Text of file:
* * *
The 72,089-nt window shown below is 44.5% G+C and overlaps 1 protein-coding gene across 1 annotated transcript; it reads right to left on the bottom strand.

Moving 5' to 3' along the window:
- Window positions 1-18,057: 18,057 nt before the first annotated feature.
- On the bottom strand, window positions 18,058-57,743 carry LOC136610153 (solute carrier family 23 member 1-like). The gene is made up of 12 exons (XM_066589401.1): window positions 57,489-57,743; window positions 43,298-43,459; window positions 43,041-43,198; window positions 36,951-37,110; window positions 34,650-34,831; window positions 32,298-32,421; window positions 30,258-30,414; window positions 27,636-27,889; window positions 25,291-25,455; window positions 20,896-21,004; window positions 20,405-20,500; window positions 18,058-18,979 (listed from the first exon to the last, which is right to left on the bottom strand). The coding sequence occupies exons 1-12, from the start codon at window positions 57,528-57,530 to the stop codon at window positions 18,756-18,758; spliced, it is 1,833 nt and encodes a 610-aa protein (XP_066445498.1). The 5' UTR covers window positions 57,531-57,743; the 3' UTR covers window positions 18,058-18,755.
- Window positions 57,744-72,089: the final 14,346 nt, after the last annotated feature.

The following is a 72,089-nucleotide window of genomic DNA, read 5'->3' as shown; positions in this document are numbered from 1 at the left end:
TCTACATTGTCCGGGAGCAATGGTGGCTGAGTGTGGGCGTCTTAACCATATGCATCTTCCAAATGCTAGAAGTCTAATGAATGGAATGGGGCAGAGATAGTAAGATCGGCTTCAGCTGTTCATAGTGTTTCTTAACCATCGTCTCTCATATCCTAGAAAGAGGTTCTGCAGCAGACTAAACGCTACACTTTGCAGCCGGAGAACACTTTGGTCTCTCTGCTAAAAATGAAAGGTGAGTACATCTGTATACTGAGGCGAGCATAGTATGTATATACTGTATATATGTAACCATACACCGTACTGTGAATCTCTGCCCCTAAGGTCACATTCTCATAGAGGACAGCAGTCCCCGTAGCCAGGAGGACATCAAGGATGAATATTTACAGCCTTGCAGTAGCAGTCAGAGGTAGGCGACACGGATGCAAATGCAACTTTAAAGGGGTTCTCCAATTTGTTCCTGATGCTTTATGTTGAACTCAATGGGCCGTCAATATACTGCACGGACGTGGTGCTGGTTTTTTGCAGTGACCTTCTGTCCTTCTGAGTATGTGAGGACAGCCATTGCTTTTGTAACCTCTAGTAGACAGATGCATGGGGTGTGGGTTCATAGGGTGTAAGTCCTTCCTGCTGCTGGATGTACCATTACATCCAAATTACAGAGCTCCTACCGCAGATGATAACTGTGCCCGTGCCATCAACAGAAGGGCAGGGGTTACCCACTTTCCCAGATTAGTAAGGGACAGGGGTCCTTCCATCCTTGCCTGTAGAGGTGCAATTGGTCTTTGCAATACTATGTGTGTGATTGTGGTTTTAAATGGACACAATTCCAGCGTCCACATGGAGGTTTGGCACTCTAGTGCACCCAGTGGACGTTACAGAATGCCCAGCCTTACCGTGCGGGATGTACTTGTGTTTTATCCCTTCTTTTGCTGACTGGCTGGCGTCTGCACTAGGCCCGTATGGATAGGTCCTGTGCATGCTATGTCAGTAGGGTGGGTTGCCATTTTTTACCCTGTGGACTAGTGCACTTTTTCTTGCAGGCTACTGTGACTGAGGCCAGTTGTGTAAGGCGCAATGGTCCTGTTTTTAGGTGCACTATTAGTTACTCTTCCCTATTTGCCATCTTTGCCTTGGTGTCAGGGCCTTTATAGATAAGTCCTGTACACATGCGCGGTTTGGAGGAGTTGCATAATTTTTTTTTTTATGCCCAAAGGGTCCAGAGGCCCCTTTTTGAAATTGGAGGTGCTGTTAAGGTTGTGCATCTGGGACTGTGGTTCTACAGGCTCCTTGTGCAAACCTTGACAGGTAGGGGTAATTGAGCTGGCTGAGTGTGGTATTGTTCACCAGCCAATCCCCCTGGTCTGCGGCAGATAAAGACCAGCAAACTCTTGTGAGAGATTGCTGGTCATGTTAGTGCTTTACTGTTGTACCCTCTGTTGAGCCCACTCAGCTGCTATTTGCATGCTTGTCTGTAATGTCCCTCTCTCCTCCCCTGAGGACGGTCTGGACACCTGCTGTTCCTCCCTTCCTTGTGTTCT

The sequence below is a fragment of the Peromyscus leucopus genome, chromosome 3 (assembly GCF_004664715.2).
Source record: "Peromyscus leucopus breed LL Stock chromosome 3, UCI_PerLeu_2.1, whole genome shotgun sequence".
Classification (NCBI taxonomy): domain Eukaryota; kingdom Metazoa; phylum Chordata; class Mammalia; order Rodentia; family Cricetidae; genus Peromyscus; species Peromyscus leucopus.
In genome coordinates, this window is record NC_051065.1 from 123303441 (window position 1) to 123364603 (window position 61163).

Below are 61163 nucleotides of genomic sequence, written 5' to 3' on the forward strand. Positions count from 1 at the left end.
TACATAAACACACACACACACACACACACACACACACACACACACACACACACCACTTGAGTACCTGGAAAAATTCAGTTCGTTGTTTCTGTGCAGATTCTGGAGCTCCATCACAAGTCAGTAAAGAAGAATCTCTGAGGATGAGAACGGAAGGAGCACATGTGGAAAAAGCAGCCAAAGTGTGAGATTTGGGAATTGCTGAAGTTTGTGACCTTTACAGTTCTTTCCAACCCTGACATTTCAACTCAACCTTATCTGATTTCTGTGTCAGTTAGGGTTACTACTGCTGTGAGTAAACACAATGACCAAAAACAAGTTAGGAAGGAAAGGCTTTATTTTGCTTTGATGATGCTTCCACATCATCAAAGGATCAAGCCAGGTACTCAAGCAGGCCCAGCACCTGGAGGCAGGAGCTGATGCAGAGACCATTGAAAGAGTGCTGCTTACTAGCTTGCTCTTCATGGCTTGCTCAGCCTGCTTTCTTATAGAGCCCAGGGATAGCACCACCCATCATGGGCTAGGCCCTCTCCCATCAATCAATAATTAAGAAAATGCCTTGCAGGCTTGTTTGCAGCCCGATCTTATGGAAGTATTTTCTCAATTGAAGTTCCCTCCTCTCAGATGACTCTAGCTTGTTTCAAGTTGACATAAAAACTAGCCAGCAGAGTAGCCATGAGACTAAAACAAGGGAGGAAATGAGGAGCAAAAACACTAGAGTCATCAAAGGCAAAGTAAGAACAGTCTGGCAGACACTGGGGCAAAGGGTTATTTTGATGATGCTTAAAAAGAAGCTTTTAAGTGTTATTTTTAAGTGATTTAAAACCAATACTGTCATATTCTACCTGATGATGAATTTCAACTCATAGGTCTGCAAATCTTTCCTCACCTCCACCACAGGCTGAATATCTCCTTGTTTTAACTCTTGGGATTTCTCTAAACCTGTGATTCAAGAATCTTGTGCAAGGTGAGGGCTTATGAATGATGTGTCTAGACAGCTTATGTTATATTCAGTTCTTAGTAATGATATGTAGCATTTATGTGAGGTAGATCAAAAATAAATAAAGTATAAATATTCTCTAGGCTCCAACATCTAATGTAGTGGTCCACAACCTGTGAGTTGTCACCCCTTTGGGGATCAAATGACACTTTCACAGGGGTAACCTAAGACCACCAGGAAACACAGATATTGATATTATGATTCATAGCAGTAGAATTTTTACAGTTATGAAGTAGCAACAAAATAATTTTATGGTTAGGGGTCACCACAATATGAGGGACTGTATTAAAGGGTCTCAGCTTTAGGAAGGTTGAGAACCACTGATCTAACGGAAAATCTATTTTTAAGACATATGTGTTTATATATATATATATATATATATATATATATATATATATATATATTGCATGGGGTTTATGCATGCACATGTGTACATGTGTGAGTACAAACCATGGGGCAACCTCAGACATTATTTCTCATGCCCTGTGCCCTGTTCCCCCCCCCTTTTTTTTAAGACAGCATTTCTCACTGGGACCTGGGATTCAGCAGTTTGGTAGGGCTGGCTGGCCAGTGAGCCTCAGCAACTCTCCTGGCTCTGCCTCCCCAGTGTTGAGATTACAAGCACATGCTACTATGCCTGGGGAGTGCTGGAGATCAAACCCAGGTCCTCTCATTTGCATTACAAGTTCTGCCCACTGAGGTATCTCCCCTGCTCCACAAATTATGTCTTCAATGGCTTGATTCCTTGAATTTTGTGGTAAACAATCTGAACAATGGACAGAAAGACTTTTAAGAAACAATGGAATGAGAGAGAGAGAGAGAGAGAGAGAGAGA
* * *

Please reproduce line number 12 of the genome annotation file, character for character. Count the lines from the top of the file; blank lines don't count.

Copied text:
Below are 61163 nucleotides of genomic sequence, written 5' to 3' on the forward strand. Positions count from 1 at the left end.